The Trump administration is considering doing away with the assigned seating in the White House briefing room, the president-elect's pick for chief of staff, Reince Priebus, told radio host Hugh Hewitt.
Seats in the front row of the briefing room are coveted and occupied by the networks, cable outlets and wire services.
Priebus also incorrectly asserted that the arrangement was put in place by the Obama White House. The seating assignments are actually controlled by the White House Correspondents' Association.
"There was a notable factual inaccuracy in Mr Priebus's remarks: News organizations have had assigned seats in the briefing room since those seats were installed in 1981. That was not an Obama-era innovation as Mr. Priebus suggested," WHCA President Jeff Mason said in a statement.
White House Press Secretary Josh Earnest also affirmed that the current seating arrangement pre-dates the Obama administration and suggested the incoming administration might want to read up on the issue.
"I certainly would recommend to the incoming administration that they collect and familiarize themselves with some basic facts as they consider what sort of policies to implement moving forward," Earnest said.
This morning, Priebus incorrectly told Hewitt that reporters could take any seat they wanted under the Bush administration.
"This was the first front row assigned seat issue, as I understand it, started in the Obama administration. In the Bush administration, you just took a seat, and I guess there were a couple of people that have had reserved spots. But for the most part, the more formalized reserved seating piece came in over the last eight years," Priebus said.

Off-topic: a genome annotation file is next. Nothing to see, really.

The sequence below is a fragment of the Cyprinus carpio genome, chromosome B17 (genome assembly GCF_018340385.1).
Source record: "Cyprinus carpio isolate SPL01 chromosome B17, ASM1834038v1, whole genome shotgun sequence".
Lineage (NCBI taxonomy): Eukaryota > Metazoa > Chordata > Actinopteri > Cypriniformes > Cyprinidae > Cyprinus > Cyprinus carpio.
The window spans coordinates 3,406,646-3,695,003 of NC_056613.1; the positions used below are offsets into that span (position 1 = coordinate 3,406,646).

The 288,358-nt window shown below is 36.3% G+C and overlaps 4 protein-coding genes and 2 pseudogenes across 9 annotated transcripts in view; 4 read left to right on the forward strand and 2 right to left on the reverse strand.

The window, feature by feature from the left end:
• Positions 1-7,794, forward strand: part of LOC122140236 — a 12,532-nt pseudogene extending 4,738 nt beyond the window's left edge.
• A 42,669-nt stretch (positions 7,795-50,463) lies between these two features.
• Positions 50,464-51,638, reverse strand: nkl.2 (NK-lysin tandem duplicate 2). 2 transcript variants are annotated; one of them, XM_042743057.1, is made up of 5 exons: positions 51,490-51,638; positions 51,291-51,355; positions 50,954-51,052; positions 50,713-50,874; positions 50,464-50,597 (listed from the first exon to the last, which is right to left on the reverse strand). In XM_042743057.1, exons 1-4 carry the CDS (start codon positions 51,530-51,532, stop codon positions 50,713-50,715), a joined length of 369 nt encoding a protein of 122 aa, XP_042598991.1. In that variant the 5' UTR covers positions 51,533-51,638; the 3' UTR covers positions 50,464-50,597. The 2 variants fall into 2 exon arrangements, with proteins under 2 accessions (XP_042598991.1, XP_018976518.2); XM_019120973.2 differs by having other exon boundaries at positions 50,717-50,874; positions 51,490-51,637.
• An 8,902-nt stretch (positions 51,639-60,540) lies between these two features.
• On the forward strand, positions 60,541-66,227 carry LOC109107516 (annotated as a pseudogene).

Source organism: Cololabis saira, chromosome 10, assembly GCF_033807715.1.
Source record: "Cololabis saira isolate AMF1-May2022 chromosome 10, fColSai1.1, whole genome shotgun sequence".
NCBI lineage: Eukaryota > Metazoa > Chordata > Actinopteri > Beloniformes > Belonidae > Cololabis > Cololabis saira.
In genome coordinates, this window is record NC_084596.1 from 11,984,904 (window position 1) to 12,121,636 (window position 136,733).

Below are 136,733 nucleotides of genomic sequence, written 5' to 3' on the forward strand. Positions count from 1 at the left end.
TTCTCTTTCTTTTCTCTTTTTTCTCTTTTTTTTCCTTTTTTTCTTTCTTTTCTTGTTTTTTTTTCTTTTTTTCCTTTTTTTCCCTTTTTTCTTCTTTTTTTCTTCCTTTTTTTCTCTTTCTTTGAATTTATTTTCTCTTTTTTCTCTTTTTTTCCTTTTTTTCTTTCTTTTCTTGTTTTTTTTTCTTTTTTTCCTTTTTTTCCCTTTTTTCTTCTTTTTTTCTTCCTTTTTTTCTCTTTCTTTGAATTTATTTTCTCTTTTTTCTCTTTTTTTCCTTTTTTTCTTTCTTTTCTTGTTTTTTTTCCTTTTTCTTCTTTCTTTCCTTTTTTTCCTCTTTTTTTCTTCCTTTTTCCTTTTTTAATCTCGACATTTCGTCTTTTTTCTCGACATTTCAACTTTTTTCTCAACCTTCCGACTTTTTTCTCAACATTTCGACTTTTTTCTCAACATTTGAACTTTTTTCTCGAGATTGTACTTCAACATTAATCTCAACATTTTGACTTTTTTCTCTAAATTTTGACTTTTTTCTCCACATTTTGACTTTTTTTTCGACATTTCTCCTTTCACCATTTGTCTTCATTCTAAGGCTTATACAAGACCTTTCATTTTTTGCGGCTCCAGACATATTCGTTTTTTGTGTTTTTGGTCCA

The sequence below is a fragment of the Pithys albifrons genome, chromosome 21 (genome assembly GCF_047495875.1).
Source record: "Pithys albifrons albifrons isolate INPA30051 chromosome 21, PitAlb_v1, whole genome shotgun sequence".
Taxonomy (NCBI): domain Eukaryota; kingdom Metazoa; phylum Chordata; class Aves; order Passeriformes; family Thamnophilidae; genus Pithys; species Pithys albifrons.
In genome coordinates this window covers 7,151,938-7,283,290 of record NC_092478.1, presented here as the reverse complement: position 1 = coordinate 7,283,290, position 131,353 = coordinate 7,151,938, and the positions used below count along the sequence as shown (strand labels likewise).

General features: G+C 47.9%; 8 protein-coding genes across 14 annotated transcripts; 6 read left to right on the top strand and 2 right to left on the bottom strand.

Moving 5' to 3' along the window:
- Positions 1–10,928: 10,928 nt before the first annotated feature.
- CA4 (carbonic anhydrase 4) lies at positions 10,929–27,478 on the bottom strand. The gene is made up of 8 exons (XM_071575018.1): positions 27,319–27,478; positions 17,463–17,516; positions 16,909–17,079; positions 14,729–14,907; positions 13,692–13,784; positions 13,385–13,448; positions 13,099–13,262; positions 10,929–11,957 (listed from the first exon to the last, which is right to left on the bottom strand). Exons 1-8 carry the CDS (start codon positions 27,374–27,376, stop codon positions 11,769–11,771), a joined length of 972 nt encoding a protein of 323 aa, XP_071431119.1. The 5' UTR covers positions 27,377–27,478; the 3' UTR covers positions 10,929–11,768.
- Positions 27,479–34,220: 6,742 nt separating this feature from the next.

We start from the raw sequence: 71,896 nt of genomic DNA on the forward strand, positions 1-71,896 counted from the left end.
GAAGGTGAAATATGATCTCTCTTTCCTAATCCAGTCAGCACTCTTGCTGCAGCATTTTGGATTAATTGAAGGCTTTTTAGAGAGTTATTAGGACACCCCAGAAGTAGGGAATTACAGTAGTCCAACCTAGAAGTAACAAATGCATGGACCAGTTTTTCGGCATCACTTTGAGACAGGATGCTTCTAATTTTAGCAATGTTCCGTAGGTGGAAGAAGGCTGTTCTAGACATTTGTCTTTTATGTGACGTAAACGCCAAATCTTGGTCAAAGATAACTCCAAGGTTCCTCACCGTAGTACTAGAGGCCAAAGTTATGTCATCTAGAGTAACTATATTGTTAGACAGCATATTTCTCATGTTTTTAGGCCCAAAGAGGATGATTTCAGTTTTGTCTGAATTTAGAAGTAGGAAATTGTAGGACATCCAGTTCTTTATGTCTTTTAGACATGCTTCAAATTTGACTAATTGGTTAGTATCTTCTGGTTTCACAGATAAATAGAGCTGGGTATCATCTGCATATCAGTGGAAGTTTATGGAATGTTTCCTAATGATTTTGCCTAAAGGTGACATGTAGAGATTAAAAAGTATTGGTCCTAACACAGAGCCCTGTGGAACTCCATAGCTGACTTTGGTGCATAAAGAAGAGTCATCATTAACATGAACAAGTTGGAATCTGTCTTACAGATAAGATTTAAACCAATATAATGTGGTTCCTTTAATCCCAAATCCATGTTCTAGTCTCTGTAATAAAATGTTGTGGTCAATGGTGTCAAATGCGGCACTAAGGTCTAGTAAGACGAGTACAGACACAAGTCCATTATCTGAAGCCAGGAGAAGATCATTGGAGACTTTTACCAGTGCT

Priebus also said the possibility of changing the current seating assignment in the briefings "is being talked about" by the transition team.
Mason said the WHCA looks forward to working with the incoming administration to address questions or concerns about the arrangement.
"The WHCA assumed responsibility for assigning the seats in the briefing room over the last two decades at the request of both Republican and Democratic administrations, who were mindful of the potential appearance of playing favorites if they assigned the seats themselves," Mason said.